It's never easy prospering in a new city or a new environment. Understanding the value system of foreign culture will increase your effectiveness and put you at ease. In the prior newsletters, I discussed a framework for values and explained three of the five cultural dimensions in more detail: individual vs. collective, equality vs. hierarchy, and tough vs. tender cultures. This last newsletter in the series will address the final two cultural dimensions: dynamic vs. stable and variations in perceptions of time.
Dynamic vs. Stable Dimension
As I write this letter, I am thinking about one of our LIF Group affiliates, Stephen Yas, who recently moved from Chicago to Shanghai in order to work in his dream job, Chief Designer for a multi-national architectural firm. He will stay involved with LIF Group's client strategic reviews and continue to provide a valued perspective. Perhaps a future newsletter will reveal how he is adapting to a new living and working environment that, in itself, is quite dynamic. In fact, I can't imagine any other country at the farthest end of the dynamic dimension than China. The spectrum defining this dimension references a culture's ability to tolerate ambiguity in its values and norms. A stable culture formally enforces rules regarding values through a rigid legal or moral structure. A key component of a dynamic culture is the ability of its members to tolerate uncertainty in the future and adapt to the unexpected. Cultures that are more comfortable with change have a greater tolerance for risk and have less emotional attachments to the status quo. At the same time, members of these cultures tend to be mobile, both in terms of geography and for whom they work. Of course, movement creates challenges for organizations both to attract and to retain employees whom they have committed to training or promoting. From time to time, organizations may also have to rein in their employees who may be too eager to take risks and make decisions on the fly.
The United States used to be more dynamic but with the housing crisis, many of the unemployed cannot afford or do not want to leave their houses to take a job in a new location. I spoke to an executive with a search firm who told me that during a recent job search, she had three of her top candidates turn down the job. One turned down the job because he couldn't take a loss on the sale of his house, given his investment portfolio at the age of fifty. Another turned down the job because the spouse was working and didn't want to risk not finding a new job if the family relocated. The third person wanted more security and a buyout of future stock options.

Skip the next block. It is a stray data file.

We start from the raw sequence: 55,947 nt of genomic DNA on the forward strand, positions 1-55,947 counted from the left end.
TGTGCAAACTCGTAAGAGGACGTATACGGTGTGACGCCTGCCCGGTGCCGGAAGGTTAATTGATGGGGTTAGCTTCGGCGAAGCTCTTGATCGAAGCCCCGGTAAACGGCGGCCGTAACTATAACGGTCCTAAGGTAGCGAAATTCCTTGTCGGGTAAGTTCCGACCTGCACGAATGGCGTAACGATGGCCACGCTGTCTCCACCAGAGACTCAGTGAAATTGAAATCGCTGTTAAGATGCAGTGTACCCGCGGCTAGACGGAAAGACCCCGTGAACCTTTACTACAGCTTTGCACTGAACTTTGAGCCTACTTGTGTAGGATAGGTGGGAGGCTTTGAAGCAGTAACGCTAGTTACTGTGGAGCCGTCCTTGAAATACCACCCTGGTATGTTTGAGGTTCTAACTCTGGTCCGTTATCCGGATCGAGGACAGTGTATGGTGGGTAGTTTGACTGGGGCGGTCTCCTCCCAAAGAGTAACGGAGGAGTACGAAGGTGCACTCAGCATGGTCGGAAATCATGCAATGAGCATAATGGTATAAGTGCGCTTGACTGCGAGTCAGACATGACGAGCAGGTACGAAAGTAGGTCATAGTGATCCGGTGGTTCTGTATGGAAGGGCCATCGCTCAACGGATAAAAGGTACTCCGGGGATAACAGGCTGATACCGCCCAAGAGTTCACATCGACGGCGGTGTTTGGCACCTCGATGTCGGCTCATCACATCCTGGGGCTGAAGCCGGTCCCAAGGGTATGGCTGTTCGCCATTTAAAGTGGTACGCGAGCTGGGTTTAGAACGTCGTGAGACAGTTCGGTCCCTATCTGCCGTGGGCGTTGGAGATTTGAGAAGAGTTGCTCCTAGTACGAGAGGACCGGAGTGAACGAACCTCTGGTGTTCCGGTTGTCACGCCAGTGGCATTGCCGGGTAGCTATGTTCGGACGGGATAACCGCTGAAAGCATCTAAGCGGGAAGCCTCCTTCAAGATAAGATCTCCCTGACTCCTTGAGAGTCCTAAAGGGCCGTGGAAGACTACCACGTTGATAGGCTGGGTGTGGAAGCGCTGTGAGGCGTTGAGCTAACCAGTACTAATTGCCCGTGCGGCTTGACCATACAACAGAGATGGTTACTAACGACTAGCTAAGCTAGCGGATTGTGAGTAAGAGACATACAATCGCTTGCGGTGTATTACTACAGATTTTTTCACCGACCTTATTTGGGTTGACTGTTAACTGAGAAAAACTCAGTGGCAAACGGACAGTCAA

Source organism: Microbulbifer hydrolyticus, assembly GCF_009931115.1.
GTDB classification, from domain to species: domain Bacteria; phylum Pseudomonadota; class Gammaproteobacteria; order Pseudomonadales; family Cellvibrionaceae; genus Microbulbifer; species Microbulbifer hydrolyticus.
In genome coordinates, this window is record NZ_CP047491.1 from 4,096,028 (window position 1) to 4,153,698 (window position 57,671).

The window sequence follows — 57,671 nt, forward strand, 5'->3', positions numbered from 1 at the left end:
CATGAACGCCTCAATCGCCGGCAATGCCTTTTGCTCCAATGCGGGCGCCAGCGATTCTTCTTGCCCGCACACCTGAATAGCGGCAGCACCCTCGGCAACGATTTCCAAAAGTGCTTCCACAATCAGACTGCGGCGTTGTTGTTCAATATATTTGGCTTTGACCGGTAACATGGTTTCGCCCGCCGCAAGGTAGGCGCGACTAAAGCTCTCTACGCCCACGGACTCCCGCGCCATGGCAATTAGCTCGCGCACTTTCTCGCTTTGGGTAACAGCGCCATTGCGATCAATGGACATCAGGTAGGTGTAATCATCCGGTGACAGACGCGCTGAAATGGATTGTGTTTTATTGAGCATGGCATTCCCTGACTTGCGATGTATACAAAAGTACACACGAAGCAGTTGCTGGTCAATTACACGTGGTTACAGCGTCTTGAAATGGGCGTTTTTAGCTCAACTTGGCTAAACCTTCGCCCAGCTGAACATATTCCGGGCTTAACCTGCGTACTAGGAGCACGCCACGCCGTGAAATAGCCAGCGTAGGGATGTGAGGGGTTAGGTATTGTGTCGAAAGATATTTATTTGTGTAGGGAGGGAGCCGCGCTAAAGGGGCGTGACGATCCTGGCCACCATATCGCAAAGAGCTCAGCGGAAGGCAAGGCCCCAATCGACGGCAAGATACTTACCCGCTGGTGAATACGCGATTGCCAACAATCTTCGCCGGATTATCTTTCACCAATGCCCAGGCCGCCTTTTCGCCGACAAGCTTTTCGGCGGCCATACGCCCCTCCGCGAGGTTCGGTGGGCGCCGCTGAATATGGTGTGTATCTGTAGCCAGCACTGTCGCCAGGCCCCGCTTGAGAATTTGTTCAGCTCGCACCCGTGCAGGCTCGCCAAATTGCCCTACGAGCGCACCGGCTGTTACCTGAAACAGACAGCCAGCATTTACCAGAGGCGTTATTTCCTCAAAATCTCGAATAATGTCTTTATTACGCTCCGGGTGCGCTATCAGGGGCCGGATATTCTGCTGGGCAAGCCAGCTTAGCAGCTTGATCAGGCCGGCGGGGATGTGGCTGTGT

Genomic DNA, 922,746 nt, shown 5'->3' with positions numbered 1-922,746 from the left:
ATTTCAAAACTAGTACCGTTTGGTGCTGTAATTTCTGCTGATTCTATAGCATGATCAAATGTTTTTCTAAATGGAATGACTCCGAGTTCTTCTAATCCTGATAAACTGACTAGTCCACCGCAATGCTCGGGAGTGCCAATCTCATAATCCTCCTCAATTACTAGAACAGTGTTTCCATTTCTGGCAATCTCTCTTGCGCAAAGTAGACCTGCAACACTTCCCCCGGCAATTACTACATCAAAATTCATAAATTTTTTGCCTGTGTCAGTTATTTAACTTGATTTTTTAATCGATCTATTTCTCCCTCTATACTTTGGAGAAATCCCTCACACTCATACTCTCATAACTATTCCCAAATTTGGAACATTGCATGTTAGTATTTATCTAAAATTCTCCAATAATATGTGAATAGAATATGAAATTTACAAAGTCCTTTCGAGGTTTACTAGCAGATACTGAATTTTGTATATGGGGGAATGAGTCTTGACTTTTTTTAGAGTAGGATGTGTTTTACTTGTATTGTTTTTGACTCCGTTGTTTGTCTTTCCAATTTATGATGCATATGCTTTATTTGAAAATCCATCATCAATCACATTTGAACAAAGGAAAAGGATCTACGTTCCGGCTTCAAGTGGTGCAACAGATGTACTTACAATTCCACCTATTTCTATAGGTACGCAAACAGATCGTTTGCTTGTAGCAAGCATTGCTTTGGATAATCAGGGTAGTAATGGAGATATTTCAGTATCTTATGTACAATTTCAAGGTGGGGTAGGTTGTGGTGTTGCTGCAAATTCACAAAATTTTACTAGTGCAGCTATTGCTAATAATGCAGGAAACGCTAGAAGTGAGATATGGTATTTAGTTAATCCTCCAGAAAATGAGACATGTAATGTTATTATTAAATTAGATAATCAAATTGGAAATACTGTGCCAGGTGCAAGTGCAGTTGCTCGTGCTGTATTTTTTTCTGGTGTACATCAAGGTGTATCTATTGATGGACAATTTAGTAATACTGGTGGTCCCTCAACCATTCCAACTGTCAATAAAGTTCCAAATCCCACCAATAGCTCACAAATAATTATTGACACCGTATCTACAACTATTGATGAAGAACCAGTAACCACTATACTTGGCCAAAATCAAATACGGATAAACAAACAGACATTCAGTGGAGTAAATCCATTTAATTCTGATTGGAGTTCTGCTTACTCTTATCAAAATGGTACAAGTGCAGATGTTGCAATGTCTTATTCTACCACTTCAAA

Contrast that situation to the migration in China of workers from their home towns to the cities. According to the China Daily paper in October 2011, "China's migrant population now numbers 221 million, or 16.5 percent of all citizens, and as the numbers grow so do the problems these people face. Most migrants do not enjoy the same rights as local people; therefore, [they] face difficulties integrating into urban life." This mass migration creates urban problems as 10 million of the Chinese migrants earn less than $78 per month and about 44 million of them cannot afford to work and live in cities at all. The dynamism shows just how eager and desperate migrants are to tap into the economy provided by urban living. The downside is that instability will threaten the current political incumbents and may be a time bomb waiting to explode.
Organizations attempting to make inroads into more stable cultures, on the other hand, face a different challenge: specifically, how to encourage their employees to embrace change, make decisions independently and take risks. Individuals who come from stable cultures tend to follow the letter of the law and rarely deviate from rules or orders from a superior. These individuals also fear failure and will often play it safe -- even when a situation clearly calls for a bit of bold decision making.
Time: Past Present or Future Dimension
Cultures can be defined in part by the way people within them think about time. Consider whether members of a culture have a precise interpretation of time -- such as an appreciation for punctuality -- or whether members have a looser or more and fluid conception of time. Obviously, the challenge for leaders in organizations moving from a punctual to a flexible culture is the ability to be patient. Cultural attitudes toward time are also exhibited in focusing on the past, the present, or the future. Past-oriented societies tend to regard prior experiences and events in the form of traditional wisdom as their guide to decision making. Present-focused cultures tend to think spontaneously and make decisions that maximize the impact of the moment, since they have little concern for what has happened before or what will come next. Future-focused societies will make sacrifices or investments today with the sole goal of reaping the benefits of those decisions down the road.
Time serves as a surprisingly personal value within any culture. Many studies indicate that living in the present allows you to live a full life by discouraging ruminating over past mistakes or waiting for future goals. Personally, I believe you need to honor the past, live in the present and prepare contingency plans for the future. Take a breath and figure out what is the dominant culture where you work and act accordingly. Learn the values, adapt for success and recognize the more you stretch from your comfort zone in different cultures, the more opportunities you will find.